Jude 3, “Beloved, when I gave all diligence to write unto you of the common salvation, it was needful for me to write unto you, and exhort you that ye should earnestly contend for the faith which was once delivered unto the saints.”
What Jude wanted to write about and what he needed to write were two different things. He desired to write about the common salvation, or the grace of God through the blood of the Lord Jesus Christ. Duty, responsibility, and love demanded he write to them about fighting the good fight. Who wants to fight? Who wants to deal with trouble and false teachers? Who wants to deal with sin? Boys do what they want, men do what they must. Jude had a responsibility, and with false teachers creeping into the churches, he had no choice but to take up his sword and fight, and prepare the people to fight.
Some would rather let error go unchecked rather than have truth defended. They dismiss any defense of the truth as churlish and ungodly division. Jude desired to write to them about the gospel, but there were enemies at had attacking the very thing he loved, and it was necessary to engage in the battle. Jude would have failed if he had wrote a treatise on the doctrines of grace, as strange as that may sound. I know how tempting it is, to pretend trouble is not there and hope it goes away. But it’s not loving to allow enemies of Christ to devour the sheep. It’s not loving to play nice with evil men and wicked doctrine. C.H. Spurgeon said, “We might sooner pardon the assassin who stretches forth his hand under the guise of friendship, and then stabs us to the heart, than we could forgive the man who comes towards us with smooth words, telling us that he is God’s ambassador, but all the while foments rebellion in our hearts, and pacifies us while we are living in revolt against the majesty of heaven.”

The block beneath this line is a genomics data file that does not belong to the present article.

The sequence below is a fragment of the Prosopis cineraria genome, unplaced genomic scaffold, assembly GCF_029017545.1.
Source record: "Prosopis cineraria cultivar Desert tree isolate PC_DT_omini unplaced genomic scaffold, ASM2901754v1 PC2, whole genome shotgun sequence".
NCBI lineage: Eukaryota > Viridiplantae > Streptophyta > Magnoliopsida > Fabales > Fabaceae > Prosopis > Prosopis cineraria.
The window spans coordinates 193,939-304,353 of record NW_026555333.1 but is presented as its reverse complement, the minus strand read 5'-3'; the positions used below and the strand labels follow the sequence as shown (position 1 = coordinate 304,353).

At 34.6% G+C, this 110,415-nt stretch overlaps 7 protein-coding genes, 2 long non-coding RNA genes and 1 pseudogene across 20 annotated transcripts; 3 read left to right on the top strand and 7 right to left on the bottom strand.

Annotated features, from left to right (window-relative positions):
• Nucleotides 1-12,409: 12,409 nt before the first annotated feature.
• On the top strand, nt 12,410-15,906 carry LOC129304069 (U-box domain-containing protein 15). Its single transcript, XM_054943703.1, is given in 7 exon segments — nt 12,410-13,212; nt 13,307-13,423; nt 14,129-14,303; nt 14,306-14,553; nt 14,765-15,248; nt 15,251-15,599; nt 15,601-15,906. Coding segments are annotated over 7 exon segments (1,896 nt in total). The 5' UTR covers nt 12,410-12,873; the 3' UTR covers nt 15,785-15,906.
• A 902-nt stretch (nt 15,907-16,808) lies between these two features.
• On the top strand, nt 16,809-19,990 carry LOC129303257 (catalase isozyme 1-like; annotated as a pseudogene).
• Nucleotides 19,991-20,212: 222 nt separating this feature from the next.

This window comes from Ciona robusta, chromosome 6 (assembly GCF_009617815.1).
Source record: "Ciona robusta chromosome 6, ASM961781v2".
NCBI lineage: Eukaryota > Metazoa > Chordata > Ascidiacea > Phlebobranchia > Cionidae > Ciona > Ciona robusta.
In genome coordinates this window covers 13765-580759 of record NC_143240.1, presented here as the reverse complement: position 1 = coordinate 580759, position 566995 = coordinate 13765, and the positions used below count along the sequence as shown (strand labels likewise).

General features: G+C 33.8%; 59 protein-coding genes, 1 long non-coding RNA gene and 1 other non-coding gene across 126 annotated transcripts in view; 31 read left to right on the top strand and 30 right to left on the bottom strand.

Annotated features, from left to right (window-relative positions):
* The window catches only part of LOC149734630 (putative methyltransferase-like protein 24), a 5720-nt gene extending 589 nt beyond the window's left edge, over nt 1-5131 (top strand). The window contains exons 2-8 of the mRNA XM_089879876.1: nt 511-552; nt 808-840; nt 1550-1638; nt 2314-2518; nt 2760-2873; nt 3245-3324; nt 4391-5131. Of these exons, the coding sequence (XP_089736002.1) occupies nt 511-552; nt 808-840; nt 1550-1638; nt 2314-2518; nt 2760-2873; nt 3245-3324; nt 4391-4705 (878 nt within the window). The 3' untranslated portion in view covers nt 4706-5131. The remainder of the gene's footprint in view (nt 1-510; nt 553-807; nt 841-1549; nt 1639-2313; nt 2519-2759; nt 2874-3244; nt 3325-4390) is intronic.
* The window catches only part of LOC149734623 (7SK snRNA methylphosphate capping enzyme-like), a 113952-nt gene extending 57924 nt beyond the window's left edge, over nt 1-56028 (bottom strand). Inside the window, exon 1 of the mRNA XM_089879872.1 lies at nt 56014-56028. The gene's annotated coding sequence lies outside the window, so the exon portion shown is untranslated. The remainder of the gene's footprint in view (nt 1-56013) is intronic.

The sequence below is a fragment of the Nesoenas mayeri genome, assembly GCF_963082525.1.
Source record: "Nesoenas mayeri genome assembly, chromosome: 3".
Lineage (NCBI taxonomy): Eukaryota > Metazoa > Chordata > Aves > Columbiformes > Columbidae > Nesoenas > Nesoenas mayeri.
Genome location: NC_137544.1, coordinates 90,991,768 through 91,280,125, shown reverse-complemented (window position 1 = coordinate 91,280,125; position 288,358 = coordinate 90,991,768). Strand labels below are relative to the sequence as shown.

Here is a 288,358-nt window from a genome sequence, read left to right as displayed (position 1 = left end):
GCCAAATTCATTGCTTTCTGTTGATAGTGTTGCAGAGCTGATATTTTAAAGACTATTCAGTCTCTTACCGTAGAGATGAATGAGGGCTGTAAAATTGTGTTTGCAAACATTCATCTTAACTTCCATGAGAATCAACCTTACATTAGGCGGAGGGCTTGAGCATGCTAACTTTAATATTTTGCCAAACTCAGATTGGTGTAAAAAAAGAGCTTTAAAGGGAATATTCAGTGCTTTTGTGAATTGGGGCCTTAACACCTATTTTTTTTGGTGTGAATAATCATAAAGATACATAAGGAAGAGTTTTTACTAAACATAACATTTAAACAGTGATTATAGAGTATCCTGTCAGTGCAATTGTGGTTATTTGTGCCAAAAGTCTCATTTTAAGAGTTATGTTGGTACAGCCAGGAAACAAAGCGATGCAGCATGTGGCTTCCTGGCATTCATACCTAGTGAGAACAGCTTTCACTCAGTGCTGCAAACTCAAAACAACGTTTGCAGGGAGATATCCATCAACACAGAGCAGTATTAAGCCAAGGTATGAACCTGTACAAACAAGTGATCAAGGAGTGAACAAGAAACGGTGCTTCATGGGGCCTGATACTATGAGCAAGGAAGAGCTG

Jude had to encourage us to the battle. He exposed the problem, gave warnings, and provided examples to the issue at hand. He exhorted by not only saying “this is wrong” but also, “stay away from it.” Jude encouraged the believers to fight for the faith. If it is not worth fighting for, it is not worth believing. We don’t fight for “a” faith, but THE faith, the whole of Christian doctrine. Salvation by grace, through faith, in finished work of Jesus Christ. Repentance, baptism, godly living, the resurrection, and eternal judgment. Surprised that I placed eschatology and baptism in issues that we must earnestly contend for? The writer of Hebrews 6:1 tells us these things are the principles of the doctrine of Christ. These truths were given and entrusted to us, and there will be no other new doctrine. No new way, no new light. Times will change, culture will change, what people think as acceptable will change, but the faith once delivered will not change.